It has been found that the high power density gas turbine is very well suited to the limited space requirement required by a booster unit. Also, it has been found that a high speed alternator is equally well suited in physical size for its relative power conversion capacity since the high speed alternator is able to run directly from the gas turbine without a gearbox which is space consuming and energy robbing.
In addition to the power density aspect of the gas turbine and complimentary high speed alternator, a number of attributes have been found to make this power producing equipment attractive in rail transport for the application being considered. First it is the ability of gas turbines to run intermittently, second is the long service life with a relatively minimal maintenance requirements and thirdly the gas turbine simplicity.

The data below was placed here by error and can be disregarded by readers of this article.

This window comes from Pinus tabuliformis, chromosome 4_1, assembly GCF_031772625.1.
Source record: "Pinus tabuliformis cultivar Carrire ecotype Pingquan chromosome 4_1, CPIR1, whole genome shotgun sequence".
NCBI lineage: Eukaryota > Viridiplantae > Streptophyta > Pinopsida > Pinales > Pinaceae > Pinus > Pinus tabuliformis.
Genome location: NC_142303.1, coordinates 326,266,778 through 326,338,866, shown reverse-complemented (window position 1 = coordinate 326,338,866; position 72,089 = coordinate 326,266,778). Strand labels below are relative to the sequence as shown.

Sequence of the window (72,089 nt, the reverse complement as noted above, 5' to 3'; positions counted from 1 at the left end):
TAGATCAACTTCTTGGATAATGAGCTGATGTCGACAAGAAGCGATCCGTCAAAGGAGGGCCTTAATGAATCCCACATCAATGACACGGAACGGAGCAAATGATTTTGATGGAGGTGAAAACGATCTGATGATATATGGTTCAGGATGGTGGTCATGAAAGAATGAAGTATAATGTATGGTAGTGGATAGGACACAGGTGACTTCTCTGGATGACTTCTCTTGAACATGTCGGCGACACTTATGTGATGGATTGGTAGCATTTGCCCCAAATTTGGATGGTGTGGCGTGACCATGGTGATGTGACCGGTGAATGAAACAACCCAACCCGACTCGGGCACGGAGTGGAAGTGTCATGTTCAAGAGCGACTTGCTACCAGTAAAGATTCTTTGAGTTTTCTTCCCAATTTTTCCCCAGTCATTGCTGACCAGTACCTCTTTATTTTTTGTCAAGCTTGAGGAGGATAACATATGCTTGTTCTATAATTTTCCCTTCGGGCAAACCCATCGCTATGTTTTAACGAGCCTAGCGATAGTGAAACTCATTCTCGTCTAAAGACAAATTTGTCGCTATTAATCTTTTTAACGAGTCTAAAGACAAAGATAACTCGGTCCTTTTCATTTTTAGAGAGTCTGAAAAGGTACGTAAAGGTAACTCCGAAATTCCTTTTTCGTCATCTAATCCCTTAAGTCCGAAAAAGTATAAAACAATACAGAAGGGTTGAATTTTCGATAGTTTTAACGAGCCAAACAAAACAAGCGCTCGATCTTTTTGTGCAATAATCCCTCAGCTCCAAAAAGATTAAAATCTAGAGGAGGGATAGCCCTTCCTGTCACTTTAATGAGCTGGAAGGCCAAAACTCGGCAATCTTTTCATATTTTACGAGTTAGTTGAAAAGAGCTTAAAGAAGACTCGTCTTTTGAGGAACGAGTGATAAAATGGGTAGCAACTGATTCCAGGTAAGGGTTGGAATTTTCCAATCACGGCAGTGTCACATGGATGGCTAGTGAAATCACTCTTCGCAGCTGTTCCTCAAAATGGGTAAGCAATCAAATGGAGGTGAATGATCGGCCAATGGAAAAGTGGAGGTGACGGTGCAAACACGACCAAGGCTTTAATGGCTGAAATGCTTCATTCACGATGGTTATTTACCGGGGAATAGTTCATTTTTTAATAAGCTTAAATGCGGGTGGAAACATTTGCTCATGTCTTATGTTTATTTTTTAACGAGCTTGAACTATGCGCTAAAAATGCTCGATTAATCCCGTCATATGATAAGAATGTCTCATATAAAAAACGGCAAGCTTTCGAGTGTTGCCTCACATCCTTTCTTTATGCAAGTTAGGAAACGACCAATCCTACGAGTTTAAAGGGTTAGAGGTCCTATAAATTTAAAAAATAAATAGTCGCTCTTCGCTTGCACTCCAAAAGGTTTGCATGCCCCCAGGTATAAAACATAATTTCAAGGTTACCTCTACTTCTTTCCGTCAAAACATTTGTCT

It has been found that even with the relative inferior thermal efficiency of the gas turbine as compared with the diesel engine the Locomotive Booster Unit (gas turbine and high speed alternator) can improve the operating economy for railways with a certain operational characteristic. This characteristic is the need to meet peak motive power demands for relatively short periods of time. Typical of a railway with this characteristic is one with steep grades and heavy tonnage moving in one direction. This can describe railways operating in mountainous terrain hauling resource products Under these conditions the diesel motive power operating economy can be improved with the implementation of the locomotive booster unit by providing additional power on a limited duty cycle. If the locomotive's traction motor can accept the additional power and if there is adequate wheel and rail adhesion the Locomotive Booster Unit effectively replaces the additional diesel electric locomotives that are in the consist for meeting the peak motive power demands. With this concept of operations, the Locomotive Booster Unit is used only when it is needed to raise the peak power output of the diesel electric locomotive to meet peak motive power demand. The Locomotive Booster would not be used for operating segments where power provided by the diesel engine is sufficient, thereby retaining the superior economy of straight diesel locomotive operation.